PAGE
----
PHYSICAL time is customarily measured by counting the number of times a suitably chosen cyclic process (for example an oscillating pendulum) is repeated, and equal intervals are defined as those during which the process is repeated the same number of times. It would, in principle, be possible to choose, instead of a cyclic process, a purely random one and define equal intervals of time as those during which random events are equally likely. Most random processes vary too much with environment (for example, molecular bombardment of a surface varies with temperature) to be selected as standards for measuring time but radioactive decay is believed to be virtually independent of environment. Thus, if radioactive decay is truly random, the number ΔN of nuclei disintegrating in a time-interval t, t + Δt, out of N like nuclei existing at time t is given by: where λ is a constant characteristic of the particular nuclei chosen.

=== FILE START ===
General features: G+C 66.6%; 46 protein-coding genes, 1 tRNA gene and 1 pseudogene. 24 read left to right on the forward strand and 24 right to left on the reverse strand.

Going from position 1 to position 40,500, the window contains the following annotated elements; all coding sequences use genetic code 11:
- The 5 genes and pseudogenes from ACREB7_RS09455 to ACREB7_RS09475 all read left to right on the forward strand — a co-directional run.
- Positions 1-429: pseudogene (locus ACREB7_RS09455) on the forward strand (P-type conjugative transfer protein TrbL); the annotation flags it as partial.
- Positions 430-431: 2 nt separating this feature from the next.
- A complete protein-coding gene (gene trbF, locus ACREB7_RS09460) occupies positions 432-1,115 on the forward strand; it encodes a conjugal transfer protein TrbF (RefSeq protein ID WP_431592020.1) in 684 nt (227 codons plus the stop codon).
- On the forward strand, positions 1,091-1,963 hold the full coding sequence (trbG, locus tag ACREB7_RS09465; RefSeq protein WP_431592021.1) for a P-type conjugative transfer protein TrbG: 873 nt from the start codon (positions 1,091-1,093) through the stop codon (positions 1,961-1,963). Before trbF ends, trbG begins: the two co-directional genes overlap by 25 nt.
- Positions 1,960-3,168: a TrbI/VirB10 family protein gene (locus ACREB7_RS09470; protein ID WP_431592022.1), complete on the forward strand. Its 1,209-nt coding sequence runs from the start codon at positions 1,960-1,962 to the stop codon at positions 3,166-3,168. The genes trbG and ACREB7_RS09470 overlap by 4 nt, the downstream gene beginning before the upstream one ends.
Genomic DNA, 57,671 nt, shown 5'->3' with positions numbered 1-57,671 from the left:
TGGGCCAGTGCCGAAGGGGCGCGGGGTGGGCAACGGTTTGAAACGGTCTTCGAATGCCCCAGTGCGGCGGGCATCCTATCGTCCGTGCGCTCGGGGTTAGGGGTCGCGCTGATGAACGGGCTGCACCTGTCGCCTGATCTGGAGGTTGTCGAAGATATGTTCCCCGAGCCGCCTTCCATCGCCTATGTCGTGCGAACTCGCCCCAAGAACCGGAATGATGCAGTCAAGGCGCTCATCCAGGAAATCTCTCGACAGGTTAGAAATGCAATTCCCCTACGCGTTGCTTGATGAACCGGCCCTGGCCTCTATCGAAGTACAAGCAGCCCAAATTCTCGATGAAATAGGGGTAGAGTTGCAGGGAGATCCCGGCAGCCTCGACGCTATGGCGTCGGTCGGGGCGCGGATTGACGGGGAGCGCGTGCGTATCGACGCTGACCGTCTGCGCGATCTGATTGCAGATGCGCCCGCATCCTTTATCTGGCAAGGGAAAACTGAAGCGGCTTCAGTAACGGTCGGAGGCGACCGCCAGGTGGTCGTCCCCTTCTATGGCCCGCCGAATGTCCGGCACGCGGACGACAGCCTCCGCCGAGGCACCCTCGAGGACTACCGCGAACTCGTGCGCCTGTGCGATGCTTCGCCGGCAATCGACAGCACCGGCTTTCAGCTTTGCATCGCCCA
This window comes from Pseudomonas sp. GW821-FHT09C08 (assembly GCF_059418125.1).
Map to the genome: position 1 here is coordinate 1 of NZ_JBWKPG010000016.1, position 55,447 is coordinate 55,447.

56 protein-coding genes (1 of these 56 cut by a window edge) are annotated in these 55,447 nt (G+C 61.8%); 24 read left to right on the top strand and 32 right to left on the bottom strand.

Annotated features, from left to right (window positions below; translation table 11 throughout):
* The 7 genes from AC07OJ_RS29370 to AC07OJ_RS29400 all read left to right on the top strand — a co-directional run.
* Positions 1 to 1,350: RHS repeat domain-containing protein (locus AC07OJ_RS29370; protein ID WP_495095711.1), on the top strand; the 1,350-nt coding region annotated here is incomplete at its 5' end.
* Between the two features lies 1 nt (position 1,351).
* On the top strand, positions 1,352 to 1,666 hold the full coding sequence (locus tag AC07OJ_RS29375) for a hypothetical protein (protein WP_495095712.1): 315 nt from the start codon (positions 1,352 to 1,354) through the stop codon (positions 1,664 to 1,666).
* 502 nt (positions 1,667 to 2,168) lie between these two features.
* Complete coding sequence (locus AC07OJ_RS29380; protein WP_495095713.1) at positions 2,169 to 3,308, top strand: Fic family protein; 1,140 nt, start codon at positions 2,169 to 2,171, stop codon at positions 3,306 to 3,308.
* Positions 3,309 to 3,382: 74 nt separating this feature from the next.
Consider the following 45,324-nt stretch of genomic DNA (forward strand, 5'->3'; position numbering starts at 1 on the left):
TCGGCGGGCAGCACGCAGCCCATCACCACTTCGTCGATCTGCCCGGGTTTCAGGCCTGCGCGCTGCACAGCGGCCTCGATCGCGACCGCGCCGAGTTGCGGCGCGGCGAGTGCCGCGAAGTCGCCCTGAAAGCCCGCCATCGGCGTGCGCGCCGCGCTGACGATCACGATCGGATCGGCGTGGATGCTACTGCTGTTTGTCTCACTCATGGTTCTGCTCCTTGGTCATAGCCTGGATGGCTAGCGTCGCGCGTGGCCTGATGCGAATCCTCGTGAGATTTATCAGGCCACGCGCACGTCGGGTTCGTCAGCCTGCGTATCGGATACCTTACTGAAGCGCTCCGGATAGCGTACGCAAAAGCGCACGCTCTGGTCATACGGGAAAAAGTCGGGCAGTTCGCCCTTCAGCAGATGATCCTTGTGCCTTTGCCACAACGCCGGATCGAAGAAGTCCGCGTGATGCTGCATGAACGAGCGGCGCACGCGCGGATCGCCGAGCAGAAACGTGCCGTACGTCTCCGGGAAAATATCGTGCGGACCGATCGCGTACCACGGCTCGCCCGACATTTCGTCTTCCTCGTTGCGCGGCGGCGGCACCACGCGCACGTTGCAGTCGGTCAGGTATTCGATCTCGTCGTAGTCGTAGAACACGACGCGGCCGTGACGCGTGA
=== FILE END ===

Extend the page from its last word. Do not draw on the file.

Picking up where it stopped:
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CARROLL, J. An Absolute Scale of Time. Nature 184, 260–261 (1959). https://doi.org/10.1038/184260a0
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